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A Classic Start

17 Mar

Hi, faithful readers!

I’m Christine’s oldest child, and way back when, I promised that I would read Huck Finn.  I only read chapter 1.  I was definitely not the most faithful reader.  Today, I had nothing to read.  So Mom produced the Classic Starts adaptation of The Adventures of Huckleberry Finn.  I read it in about forty-five minutes.  I, personally, think that if you want to read classics but aren’t the best or most faithful reader, you should start with the adaptation.  For example, when I tried to read Pride and Prejudice, I got stuck on the second page because of difficult vocabulary and confusing sentences.  Then I read the Great Illustrated Classics version and found it a lot simpler.  If you want to start reading this way, it’s easier.  When I read Moby-Dick, I found that the Classic Starts adaptation was more accurate than the Great Illustrated Classic version.ClassicStarts HF

I think that my favorite parts of the novel were when Tom Sawyer starts his gang and when he helps Huck free Jim.  He tries to imitate things he’s read in books, but finds that this is not always the best way to do things.  Sometimes its just better to do things simply.

Mom told me about how she has answer the question “What does the character want?”  I really don’t know what Huck’s ambition is.   Maybe Huck just wants adventure.  Maybe he has cabin fever. He’s stuck inside doing nothing and wants to go do outdoorsy activities.  What does Jim want?  He wants to be free and get back to his kids, even if it is without much wealth.  Tom’s ambition is to be adventurous.  He would like to be like the adventurous people he reads about in stories.  As for him doing things “like the books”, I wonder what books he read.

If I were to rename Huck Finn, I think I would call the book Huckleberry Finn: The Necessity of Good Parentage.  If Huck Finn’s father hadn’t been abusive, Huck wouldn’t have gone to Widow Douglas’s.  This would have totally avoided the parts when Huck’s father tried to find him, take him back to the cottage, and be abusive to him again which forced Huck to runaway and get into all kinds of weird problems.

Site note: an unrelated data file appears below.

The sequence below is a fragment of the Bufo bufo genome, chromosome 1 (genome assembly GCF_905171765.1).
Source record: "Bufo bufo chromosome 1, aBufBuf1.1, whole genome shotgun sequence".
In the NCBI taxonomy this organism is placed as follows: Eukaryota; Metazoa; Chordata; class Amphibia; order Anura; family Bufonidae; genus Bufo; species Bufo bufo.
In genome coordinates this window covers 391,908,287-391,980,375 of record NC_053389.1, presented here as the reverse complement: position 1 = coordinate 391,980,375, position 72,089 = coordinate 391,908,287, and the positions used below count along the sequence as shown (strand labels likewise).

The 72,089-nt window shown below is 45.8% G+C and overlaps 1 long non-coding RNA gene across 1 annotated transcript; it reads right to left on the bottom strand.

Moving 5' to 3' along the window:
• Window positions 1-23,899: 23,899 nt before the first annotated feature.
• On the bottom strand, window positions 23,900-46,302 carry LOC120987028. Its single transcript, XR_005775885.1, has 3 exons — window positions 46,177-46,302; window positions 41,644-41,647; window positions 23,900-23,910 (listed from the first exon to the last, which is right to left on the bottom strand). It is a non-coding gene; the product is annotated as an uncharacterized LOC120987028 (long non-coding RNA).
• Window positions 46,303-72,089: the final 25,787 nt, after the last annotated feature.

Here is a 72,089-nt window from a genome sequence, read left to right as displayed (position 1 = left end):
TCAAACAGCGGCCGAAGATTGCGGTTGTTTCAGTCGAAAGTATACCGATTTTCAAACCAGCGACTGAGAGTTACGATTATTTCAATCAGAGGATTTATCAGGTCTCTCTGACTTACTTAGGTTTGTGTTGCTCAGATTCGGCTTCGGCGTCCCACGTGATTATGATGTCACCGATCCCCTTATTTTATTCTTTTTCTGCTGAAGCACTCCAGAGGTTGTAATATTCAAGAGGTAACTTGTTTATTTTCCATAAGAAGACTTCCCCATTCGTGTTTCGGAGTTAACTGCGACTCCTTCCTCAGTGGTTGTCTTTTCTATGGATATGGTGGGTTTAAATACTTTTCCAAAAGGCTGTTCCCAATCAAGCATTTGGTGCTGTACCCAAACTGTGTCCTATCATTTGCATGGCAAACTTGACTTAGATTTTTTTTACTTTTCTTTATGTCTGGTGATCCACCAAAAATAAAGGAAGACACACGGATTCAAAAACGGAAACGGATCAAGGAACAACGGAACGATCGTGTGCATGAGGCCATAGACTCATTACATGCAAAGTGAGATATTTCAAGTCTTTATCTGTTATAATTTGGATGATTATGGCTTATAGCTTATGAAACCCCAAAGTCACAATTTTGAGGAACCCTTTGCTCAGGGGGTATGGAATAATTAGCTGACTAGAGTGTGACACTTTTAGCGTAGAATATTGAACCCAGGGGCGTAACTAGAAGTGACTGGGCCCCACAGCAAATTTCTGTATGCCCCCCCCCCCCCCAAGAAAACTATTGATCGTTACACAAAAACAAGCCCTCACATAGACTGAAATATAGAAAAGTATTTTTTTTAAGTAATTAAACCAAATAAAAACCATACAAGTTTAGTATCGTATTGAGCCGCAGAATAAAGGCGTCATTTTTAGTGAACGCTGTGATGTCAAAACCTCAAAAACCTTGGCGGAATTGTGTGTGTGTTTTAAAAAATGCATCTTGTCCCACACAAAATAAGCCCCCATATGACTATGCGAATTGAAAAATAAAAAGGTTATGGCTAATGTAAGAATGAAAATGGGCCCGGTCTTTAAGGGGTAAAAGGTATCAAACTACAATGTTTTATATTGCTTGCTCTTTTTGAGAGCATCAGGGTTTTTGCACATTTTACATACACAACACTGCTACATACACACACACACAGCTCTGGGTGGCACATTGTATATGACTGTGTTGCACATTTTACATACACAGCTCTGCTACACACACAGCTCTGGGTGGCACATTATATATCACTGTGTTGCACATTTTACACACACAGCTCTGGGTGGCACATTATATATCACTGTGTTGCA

Thanks for letting me share this adaptation of Mark Twain’s novel.

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7 responses to “A Classic Start

  1. Adriana

    March 17, 2013 at 7:16 pm

    Excellent thoughts! I especially like your retitle. I haven’t read HF yet, but I thoroughly enjoyed this post!

     
    • Christine

      March 18, 2013 at 5:39 pm

      Thanks!–R.

       
  2. Ruth @ Experiment with The Well-Educated Mind

    March 17, 2013 at 7:45 pm

    I definitely agree, especially for young readers, an adaptation of the classics is a good way to develop an idea of the story. But when you get a little older, do read the unabridged versions. In most cases, you’ll be glad you did. Hope to see more posts on your opinions about the classics you read, too.

     
    • Christine

      March 18, 2013 at 5:41 pm

      I read Moby Dick and Pride and Prejudice, and I’ll be reading more-if mom doesn’t mind me finishing before her! 🙂 –R.

       
  3. Jeannette

    March 18, 2013 at 3:13 pm

    R – I’m making Gabe read Huck Finn (the real version) for school. At first he protested, saying that he already knew the story from the Great Illustrated Classics, but, he now admits that the real thing is much better. Much funnier. So, someday, maybe you’ll enjoy reading it too. I enjoyed your synopsis. Thanks for guest posting!

     
    • Christine

      March 18, 2013 at 5:43 pm

      Maybe I’ll read HF over spring break, like I did for MD. Since I’ve read the Classic Starts I’ll know what’s coming. –R.

       

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